By: Brian A. Shactman CNBC Reporter
Published: Thursday, 23 Aug 2012 | 11:59 AM ET
Pot and politics. You might not think they go together, but they mix like peanut butter and chocolate — especially if you have the munchies.
Justin Solomon for CNBC.com
But in all seriousness, November isn’t just aPresidential Election — three states are voting to fully legalize marijuana. That’s right. Not medical marijuana or decriminalizing it. Full legalization could be a reality in Colorado, Oregon and Washington State.
Some experts say that Colorado stands the best chance of passage. Already, it has a well regulated medical marijuana program, and the vote on what is called “Amendment 64″ could go either way.
“A million Coloradans are going to tell the federal government clearly — without any confusion — what we are voting for: That anyone over the age of 21 has access to decide what they want with marijuana,” said Wanda James who owns “Simply Pure”, a business that made, packaged and sold edible marijuana products. She recently suspended operations because Wells Fargo [WFC 33.92 -0.26 (-0.76%) ] would no longer bank with her.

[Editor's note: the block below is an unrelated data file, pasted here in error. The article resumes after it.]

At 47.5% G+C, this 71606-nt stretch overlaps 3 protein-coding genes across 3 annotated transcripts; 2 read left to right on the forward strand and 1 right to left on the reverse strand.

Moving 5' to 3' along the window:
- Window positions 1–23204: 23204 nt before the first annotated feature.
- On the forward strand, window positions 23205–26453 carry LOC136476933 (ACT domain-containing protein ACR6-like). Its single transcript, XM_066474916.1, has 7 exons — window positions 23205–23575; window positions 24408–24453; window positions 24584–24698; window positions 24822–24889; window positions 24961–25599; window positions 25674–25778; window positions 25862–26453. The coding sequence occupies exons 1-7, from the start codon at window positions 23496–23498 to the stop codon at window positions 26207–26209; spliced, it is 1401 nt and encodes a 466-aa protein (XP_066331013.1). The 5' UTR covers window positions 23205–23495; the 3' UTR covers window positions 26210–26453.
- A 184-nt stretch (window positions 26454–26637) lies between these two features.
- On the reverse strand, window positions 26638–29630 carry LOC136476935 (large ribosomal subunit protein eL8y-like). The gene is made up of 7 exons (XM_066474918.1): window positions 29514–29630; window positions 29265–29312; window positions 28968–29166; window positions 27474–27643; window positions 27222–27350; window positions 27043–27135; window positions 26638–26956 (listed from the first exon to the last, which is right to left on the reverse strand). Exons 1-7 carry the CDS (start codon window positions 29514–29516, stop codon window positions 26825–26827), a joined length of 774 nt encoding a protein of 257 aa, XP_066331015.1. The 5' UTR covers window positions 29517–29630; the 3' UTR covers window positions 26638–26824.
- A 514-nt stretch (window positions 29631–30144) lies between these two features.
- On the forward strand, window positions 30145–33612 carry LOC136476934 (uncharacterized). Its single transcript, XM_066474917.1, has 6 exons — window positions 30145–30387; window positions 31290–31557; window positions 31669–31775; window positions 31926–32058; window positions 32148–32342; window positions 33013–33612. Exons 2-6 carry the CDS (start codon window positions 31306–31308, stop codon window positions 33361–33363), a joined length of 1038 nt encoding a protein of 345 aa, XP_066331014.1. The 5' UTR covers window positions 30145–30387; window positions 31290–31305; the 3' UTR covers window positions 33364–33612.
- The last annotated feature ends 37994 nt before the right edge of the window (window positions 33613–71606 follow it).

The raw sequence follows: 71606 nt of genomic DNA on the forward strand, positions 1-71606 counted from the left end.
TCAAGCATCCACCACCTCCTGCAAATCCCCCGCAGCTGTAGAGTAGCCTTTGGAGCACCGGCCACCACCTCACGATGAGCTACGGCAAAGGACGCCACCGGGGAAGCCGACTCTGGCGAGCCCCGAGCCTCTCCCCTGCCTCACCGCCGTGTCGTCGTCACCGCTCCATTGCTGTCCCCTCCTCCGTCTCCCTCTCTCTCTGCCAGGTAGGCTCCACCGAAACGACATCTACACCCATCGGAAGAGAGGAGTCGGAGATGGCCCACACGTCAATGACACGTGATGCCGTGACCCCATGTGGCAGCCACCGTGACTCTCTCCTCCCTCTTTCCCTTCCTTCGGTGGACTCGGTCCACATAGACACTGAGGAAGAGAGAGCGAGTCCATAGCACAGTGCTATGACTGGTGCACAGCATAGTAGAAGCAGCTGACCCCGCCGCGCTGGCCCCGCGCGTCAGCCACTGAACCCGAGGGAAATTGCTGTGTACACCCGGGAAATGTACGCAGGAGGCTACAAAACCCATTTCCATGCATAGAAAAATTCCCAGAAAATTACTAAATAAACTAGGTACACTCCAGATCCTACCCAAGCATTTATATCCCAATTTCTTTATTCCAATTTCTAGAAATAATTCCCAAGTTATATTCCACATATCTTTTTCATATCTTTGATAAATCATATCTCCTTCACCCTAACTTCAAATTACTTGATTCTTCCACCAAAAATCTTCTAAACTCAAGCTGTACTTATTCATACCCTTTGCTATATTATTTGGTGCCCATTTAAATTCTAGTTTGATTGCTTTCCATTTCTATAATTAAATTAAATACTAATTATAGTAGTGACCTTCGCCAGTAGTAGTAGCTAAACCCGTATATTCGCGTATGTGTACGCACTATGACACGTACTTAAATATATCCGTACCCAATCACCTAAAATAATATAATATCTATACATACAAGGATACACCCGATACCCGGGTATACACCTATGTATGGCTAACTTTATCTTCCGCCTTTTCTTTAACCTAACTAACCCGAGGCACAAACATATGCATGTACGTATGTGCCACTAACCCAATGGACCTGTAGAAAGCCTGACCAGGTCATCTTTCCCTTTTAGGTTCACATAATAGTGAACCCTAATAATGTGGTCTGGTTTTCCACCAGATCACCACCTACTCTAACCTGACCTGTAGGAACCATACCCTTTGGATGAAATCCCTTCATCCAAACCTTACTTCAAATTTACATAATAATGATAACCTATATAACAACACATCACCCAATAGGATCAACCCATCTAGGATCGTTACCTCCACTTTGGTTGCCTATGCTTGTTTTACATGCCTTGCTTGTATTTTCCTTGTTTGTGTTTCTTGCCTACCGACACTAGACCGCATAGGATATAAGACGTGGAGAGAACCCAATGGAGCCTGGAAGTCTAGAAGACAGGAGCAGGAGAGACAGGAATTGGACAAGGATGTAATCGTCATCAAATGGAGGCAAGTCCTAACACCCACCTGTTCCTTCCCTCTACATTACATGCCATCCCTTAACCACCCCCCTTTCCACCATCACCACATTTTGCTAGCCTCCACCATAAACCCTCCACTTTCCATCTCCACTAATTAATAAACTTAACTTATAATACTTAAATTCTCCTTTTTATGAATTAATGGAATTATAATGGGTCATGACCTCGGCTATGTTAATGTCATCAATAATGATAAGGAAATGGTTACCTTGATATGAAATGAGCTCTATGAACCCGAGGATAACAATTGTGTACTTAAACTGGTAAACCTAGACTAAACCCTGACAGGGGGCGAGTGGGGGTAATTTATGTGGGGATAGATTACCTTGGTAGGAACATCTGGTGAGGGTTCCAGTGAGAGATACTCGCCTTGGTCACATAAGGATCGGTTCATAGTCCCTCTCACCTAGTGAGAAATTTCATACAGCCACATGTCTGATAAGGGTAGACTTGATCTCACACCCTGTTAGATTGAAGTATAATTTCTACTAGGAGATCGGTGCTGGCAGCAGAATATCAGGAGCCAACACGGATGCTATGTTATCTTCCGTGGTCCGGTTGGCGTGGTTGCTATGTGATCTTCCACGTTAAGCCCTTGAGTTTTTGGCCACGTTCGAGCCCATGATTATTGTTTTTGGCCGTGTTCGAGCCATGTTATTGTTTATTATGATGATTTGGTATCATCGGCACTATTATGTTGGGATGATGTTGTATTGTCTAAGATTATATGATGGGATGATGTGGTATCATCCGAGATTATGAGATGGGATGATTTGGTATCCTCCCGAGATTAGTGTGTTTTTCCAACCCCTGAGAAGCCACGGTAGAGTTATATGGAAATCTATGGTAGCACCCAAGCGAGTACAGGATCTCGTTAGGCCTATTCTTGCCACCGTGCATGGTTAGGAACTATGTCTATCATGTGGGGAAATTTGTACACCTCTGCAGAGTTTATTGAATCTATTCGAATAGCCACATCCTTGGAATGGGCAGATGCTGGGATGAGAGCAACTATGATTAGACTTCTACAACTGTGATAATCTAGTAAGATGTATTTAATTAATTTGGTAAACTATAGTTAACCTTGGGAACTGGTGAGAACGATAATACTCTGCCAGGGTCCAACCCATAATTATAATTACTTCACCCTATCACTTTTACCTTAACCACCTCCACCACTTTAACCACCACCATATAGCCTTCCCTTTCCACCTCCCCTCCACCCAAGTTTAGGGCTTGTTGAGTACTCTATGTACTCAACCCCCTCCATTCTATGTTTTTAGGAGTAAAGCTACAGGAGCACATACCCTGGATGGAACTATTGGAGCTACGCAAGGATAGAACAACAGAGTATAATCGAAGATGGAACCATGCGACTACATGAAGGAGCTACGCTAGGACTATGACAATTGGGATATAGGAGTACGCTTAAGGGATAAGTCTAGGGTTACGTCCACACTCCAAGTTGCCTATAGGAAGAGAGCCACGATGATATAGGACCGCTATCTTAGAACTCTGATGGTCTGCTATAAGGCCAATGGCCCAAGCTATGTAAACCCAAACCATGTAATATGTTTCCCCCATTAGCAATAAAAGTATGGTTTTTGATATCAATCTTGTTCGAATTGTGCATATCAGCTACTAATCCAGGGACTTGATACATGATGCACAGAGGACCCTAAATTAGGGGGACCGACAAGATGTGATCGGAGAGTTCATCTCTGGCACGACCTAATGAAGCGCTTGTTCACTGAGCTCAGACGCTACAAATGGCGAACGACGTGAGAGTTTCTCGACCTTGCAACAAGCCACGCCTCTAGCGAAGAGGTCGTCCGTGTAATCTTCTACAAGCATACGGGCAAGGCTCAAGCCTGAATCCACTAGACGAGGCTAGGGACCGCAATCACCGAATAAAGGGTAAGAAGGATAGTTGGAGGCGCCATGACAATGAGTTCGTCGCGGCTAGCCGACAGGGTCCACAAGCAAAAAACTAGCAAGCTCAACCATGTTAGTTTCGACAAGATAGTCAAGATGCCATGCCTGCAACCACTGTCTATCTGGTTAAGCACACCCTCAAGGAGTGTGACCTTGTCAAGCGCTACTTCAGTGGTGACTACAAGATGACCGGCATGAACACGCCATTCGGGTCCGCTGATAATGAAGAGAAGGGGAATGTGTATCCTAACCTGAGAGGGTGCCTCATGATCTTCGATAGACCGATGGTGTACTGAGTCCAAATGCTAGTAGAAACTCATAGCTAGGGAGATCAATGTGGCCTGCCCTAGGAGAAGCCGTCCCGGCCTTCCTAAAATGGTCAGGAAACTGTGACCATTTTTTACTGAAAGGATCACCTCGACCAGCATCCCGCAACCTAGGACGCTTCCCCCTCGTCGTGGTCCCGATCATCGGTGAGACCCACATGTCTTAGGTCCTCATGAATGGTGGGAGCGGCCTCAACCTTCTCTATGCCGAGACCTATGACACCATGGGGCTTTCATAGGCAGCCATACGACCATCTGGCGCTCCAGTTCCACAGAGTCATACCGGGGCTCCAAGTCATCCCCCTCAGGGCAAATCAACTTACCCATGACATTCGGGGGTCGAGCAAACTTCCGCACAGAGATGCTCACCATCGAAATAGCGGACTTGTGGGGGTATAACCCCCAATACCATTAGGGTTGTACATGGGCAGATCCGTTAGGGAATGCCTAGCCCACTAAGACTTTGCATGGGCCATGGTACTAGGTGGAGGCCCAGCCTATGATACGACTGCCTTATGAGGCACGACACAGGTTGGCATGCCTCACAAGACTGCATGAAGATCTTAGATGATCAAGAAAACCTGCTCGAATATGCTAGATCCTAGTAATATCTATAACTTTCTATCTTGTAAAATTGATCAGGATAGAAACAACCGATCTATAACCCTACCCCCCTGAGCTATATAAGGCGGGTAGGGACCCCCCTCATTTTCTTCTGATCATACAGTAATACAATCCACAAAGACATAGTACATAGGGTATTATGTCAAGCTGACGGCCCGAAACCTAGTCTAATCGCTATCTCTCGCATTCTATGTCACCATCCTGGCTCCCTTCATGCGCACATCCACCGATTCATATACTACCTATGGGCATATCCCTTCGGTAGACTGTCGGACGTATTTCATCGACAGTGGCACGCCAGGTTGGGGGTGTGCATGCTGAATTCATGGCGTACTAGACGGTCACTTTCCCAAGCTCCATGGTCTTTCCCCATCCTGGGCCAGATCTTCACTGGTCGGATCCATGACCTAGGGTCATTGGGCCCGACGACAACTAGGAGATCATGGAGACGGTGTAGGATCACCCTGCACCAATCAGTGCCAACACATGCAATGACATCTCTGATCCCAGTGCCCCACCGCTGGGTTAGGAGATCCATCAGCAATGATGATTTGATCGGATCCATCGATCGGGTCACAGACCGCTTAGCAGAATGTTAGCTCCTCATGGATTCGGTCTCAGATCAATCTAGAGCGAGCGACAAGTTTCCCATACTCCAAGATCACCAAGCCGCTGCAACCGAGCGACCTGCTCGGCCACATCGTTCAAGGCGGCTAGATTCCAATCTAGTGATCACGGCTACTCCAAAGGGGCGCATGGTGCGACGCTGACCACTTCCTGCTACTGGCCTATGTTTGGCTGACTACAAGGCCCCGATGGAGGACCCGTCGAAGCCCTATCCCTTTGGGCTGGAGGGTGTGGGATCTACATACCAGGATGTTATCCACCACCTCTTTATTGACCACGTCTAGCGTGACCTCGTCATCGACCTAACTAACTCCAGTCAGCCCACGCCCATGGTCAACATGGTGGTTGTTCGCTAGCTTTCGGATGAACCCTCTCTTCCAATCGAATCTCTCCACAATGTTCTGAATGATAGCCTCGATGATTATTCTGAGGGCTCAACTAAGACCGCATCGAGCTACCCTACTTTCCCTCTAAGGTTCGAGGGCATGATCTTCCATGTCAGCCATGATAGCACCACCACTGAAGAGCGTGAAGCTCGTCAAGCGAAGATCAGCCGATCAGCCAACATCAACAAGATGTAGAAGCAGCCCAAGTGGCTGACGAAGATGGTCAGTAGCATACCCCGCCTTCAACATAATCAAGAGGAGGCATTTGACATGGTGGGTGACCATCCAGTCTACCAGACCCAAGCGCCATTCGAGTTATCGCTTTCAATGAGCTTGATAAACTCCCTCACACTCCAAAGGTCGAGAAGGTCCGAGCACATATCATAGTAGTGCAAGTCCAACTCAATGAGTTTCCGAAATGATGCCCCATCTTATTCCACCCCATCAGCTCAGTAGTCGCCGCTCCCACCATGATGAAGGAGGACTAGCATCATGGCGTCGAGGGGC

Even still, she is undeterred and said, she’ll bring it back if the pro-pot vote wins. “The minute that I know Amendment 64 passes — and I’m fighting for that — we will bring ‘Simply Pure’ back as its own legal retail place for anyone over the age of 21.”
John Suthers, Colorado’s State Attorney General, is one of the more outspoken opponents not only of the amendment but also of medical marijuana.
“What we have in Colorado is a sham,” he told CNBC. “Very few people have medical conditions.
“It’s not going to be helped legalizing on a state level. It needs to be addressed on federal level.”
The issues could set up a State vs. Federal debate similar to President Obama’s health care bill, which made it all the way to the Supreme Court. (Related Link: Obamacare’s Insurance Rule Is Uphelp by Supreme Court.)